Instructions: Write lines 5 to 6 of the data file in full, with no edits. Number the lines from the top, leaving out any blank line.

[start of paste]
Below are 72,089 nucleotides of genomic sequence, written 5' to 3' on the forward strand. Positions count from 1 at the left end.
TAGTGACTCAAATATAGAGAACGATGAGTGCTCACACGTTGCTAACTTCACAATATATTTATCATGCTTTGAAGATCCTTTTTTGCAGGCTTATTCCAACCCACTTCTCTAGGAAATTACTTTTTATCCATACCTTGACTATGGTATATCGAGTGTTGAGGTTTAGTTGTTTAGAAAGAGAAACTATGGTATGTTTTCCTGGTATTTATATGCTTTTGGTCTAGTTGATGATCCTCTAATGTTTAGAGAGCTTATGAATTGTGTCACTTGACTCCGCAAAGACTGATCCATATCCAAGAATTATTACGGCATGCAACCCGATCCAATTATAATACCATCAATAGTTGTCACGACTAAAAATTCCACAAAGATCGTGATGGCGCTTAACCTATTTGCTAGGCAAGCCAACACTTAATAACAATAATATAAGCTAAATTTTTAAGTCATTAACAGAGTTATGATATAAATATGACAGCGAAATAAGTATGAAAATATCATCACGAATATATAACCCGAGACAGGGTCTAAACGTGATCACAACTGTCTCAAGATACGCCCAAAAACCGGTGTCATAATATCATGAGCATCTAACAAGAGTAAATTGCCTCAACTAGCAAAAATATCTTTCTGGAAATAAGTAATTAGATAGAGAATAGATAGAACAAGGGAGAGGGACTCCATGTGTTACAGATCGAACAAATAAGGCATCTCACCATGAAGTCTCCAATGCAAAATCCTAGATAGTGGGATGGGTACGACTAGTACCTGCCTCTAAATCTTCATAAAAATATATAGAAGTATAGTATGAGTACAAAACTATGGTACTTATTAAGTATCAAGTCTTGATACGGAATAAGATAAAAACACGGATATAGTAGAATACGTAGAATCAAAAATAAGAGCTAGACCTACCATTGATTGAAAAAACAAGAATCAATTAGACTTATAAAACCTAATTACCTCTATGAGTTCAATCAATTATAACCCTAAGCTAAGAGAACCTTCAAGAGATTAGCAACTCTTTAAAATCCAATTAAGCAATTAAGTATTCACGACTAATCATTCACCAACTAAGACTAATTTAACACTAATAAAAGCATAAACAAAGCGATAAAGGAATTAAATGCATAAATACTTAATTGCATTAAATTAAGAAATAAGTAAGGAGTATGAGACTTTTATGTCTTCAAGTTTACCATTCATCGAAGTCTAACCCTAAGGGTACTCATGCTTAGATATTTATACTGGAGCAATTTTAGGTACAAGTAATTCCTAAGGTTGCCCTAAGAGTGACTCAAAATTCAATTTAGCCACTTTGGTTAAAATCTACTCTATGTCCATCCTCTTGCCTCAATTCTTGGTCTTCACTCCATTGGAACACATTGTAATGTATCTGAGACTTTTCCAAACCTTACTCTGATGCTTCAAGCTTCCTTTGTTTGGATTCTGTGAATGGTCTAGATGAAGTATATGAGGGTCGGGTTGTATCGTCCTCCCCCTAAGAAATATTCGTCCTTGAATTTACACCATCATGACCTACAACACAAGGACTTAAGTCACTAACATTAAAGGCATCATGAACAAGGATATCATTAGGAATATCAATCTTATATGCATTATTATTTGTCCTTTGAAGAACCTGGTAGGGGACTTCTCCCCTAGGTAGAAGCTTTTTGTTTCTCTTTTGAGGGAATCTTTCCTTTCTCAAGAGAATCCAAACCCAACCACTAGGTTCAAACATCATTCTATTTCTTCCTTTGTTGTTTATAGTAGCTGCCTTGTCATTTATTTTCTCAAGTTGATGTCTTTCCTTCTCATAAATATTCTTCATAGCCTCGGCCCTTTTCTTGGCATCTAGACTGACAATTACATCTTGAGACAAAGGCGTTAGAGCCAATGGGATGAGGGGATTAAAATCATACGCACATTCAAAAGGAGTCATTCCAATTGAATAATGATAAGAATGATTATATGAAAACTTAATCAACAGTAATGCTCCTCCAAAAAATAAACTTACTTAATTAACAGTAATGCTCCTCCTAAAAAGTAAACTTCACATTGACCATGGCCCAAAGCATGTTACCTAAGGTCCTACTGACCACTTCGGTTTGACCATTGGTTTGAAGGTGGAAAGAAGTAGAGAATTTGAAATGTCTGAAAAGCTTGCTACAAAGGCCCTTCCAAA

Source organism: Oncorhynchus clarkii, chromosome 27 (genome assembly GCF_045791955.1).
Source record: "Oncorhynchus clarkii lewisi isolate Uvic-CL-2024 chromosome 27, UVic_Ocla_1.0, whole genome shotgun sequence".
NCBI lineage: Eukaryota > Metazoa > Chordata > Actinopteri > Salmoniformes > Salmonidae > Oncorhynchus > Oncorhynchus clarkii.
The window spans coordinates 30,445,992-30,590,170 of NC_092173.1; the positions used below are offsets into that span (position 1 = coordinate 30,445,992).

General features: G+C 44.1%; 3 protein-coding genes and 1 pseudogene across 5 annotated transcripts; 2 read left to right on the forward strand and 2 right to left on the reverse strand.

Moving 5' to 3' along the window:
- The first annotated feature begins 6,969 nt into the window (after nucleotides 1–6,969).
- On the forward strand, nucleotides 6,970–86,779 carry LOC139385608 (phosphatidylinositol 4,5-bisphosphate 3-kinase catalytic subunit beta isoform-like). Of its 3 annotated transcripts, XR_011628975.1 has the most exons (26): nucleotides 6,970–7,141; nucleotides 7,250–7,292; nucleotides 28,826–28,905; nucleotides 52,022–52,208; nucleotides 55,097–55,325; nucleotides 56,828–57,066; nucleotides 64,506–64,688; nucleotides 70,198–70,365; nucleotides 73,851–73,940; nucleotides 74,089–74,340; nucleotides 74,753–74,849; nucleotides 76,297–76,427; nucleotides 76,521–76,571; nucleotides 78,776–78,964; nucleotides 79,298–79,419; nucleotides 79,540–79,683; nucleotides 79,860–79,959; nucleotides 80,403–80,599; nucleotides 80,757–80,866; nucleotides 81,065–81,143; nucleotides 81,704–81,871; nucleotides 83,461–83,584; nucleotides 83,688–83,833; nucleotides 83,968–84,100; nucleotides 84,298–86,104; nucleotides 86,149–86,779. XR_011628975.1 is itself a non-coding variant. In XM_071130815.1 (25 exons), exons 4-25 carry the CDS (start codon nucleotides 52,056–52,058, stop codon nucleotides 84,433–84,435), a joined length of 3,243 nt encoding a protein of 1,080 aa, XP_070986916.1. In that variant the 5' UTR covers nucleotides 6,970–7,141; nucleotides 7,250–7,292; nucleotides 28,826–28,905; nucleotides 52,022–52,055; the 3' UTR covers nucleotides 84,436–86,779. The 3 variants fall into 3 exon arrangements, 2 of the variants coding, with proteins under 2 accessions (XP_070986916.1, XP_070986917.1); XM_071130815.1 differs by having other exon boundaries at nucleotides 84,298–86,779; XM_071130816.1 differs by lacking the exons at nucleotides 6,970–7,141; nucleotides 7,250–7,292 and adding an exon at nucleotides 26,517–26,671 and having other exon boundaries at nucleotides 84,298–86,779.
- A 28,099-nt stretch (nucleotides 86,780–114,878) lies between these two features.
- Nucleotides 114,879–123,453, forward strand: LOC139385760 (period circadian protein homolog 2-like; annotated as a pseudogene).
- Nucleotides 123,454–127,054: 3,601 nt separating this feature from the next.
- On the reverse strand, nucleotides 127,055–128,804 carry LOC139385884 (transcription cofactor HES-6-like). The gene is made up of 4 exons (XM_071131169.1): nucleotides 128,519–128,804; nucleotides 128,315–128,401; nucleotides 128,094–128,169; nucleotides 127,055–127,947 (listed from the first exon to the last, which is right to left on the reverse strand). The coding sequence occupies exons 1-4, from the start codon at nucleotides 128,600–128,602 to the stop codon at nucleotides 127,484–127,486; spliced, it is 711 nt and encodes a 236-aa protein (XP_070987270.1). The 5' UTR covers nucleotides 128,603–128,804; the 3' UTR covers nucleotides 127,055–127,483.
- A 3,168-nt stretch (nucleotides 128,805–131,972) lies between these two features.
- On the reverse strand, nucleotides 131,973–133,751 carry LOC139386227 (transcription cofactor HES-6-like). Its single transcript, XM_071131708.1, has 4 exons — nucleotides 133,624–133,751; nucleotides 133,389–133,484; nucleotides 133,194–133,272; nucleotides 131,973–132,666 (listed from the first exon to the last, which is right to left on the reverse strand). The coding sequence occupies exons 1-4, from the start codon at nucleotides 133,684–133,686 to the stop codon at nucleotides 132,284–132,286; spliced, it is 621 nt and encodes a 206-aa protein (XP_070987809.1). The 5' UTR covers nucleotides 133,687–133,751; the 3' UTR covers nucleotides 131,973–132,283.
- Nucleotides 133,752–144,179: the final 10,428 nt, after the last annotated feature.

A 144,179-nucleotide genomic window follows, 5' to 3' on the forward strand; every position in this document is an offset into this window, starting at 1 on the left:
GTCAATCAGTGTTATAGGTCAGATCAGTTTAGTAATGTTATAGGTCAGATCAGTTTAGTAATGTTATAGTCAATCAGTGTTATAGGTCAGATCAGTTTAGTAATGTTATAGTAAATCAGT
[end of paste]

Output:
NCBI lineage: Eukaryota > Metazoa > Chordata > Actinopteri > Salmoniformes > Salmonidae > Oncorhynchus > Oncorhynchus clarkii.
The window spans coordinates 30,445,992-30,590,170 of NC_092173.1; the positions used below are offsets into that span (position 1 = coordinate 30,445,992).